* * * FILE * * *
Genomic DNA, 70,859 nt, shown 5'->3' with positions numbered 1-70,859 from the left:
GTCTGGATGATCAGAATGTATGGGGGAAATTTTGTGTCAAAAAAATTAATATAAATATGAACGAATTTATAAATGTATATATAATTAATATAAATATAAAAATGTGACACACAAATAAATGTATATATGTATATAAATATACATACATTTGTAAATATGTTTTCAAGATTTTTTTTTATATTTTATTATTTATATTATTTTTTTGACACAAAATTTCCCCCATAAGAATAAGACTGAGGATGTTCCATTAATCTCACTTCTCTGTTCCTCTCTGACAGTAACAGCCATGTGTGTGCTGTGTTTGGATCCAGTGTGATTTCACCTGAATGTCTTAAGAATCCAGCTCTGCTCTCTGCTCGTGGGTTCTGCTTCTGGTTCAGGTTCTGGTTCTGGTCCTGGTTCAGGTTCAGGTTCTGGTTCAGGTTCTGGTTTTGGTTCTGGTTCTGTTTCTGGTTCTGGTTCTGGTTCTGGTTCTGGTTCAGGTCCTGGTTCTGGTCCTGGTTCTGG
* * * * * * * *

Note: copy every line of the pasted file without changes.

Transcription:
Genomic DNA, 70,859 nt, shown 5'->3' with positions numbered 1-70,859 from the left:
GTCTGGATGATCAGAATGTATGGGGGAAATTTTGTGTCAAAAAAATTAATATAAATATGAACGAATTTATAAATGTATATATAATTAATATAAATATAAAAATGTGACACACAAATAAATGTATATATGTATATAAATATACATACATTTGTAAATATGTTTTCAAGATTTTTTTTTATATTTTATTATTTATATTATTTTTTTGACACAAAATTTCCCCCATAAGAATAAGACTGAGGATGTTCCATTAATCTCACTTCTCTGTTCCTCTCTGACAGTAACAGCCATGTGTGTGCTGTGTTTGGATCCAGTGTGATTTCACCTGAATGTCTTAAGAATCCAGCTCTGCTCTCTGCTCGTGGGTTCTGCTTCTGGTTCAGGTTCTGGTTCTGGTCCTGGTTCAGGTTCAGGTTCTGGTTCAGGTTCTGGTTTTGGTTCTGGTTCTGTTTCTGGTTCTGGTTCTGGTTCTGGTTCTGGTTCAGGTCCTGGTTCTGGTCCTGGTTCTGG